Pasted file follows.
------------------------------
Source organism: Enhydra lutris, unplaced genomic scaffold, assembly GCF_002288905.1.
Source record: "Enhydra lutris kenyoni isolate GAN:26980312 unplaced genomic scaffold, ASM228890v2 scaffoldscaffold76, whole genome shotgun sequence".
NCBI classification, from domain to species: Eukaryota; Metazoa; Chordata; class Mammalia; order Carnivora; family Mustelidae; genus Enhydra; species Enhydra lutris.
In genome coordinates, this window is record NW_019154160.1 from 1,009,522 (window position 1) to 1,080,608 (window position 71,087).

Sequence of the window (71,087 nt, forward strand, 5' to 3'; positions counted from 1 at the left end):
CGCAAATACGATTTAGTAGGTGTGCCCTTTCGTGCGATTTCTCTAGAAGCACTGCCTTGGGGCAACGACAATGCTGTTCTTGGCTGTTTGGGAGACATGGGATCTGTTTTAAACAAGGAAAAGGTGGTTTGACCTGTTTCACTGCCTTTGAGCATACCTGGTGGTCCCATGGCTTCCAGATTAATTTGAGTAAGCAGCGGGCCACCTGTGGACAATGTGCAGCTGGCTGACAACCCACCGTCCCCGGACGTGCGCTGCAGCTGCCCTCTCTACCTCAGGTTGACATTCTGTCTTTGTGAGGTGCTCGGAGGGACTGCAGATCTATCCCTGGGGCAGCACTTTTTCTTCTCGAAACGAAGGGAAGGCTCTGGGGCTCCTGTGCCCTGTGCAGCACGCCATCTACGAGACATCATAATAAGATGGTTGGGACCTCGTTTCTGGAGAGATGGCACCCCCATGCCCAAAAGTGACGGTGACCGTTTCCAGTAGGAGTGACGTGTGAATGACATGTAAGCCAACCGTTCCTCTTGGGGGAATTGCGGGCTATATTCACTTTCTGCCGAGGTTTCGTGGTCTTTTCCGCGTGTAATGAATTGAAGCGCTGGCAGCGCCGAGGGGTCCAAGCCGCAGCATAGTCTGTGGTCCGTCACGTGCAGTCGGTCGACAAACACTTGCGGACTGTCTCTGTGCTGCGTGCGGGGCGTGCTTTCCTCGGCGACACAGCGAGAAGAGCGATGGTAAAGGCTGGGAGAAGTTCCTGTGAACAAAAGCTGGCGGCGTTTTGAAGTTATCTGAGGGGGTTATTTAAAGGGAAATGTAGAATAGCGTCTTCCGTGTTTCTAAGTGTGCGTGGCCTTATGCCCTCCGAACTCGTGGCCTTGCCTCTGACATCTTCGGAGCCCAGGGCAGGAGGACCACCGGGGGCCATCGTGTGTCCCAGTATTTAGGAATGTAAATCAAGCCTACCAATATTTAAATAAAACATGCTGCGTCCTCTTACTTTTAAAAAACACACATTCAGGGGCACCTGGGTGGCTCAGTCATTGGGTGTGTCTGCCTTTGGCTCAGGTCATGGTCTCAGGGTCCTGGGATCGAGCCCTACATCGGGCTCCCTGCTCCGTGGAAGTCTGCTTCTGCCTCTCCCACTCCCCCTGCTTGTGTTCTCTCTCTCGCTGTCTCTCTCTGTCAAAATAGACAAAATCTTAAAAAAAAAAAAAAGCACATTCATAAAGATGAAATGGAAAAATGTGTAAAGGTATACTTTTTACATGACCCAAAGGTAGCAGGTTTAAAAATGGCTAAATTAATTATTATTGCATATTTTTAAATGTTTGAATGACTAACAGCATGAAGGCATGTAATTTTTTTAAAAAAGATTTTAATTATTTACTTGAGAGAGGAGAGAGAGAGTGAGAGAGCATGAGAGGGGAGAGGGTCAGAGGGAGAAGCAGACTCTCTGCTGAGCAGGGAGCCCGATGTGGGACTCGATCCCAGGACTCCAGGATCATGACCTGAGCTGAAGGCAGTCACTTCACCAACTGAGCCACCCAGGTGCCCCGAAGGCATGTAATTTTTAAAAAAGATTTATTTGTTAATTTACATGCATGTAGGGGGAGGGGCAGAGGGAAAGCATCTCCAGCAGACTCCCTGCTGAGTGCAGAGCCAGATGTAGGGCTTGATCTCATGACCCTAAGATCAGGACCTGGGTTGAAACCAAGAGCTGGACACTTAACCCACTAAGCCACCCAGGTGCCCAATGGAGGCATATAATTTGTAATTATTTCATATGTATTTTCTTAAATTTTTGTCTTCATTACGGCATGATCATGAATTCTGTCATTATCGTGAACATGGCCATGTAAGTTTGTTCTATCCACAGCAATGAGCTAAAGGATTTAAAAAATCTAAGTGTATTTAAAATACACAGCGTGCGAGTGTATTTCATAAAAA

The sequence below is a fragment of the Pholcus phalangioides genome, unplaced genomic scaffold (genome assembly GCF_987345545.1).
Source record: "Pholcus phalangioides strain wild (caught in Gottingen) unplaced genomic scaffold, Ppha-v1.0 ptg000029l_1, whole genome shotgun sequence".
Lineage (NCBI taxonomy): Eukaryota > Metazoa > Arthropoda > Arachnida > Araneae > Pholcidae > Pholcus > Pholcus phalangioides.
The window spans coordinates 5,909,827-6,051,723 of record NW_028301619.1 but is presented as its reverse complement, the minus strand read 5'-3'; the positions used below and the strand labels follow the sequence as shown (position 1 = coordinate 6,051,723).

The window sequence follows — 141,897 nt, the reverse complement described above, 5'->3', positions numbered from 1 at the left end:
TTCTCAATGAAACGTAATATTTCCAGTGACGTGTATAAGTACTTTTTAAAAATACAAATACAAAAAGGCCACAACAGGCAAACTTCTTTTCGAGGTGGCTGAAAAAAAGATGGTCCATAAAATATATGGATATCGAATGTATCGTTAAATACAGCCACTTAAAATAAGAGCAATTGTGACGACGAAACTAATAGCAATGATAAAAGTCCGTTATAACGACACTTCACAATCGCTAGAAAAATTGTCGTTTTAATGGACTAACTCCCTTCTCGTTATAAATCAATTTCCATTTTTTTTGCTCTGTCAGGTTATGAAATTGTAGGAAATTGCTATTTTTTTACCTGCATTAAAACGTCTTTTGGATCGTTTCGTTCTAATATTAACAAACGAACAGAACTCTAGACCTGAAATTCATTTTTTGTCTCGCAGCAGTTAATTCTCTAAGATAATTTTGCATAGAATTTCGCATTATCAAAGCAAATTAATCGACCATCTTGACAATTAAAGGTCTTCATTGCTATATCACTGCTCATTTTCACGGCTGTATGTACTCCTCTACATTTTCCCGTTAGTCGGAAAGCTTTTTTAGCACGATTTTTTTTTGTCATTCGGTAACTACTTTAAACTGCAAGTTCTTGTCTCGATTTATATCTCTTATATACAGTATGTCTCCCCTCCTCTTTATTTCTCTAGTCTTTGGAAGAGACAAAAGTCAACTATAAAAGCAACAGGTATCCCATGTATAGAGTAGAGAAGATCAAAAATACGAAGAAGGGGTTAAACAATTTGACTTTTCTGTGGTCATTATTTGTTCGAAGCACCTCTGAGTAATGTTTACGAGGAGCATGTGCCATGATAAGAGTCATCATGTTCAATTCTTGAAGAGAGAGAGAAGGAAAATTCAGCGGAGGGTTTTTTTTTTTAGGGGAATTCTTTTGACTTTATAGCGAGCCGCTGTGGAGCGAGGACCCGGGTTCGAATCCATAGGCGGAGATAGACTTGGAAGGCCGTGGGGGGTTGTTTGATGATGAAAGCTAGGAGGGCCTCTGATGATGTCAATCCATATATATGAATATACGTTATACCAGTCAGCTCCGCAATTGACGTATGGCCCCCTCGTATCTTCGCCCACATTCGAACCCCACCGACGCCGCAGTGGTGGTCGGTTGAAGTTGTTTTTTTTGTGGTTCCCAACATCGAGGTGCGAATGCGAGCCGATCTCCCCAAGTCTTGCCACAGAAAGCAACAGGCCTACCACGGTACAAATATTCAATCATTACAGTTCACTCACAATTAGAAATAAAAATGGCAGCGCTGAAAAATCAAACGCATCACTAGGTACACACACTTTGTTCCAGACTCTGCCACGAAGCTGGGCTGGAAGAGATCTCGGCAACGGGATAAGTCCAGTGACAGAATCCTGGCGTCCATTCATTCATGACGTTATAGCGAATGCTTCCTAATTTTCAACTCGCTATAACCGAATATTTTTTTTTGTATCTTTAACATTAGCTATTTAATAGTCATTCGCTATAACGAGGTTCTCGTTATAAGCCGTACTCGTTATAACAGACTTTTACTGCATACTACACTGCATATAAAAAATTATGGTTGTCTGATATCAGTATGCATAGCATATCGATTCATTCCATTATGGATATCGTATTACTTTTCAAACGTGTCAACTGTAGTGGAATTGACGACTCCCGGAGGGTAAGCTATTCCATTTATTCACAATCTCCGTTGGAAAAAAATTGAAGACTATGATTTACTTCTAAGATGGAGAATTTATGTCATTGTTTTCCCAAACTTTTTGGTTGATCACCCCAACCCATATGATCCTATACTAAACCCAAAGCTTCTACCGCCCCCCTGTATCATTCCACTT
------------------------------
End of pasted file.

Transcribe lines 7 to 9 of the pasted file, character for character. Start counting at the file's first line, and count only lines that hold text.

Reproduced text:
The sequence below is a fragment of the Pholcus phalangioides genome, unplaced genomic scaffold (genome assembly GCF_987345545.1).
Source record: "Pholcus phalangioides strain wild (caught in Gottingen) unplaced genomic scaffold, Ppha-v1.0 ptg000029l_1, whole genome shotgun sequence".
Lineage (NCBI taxonomy): Eukaryota > Metazoa > Arthropoda > Arachnida > Araneae > Pholcidae > Pholcus > Pholcus phalangioides.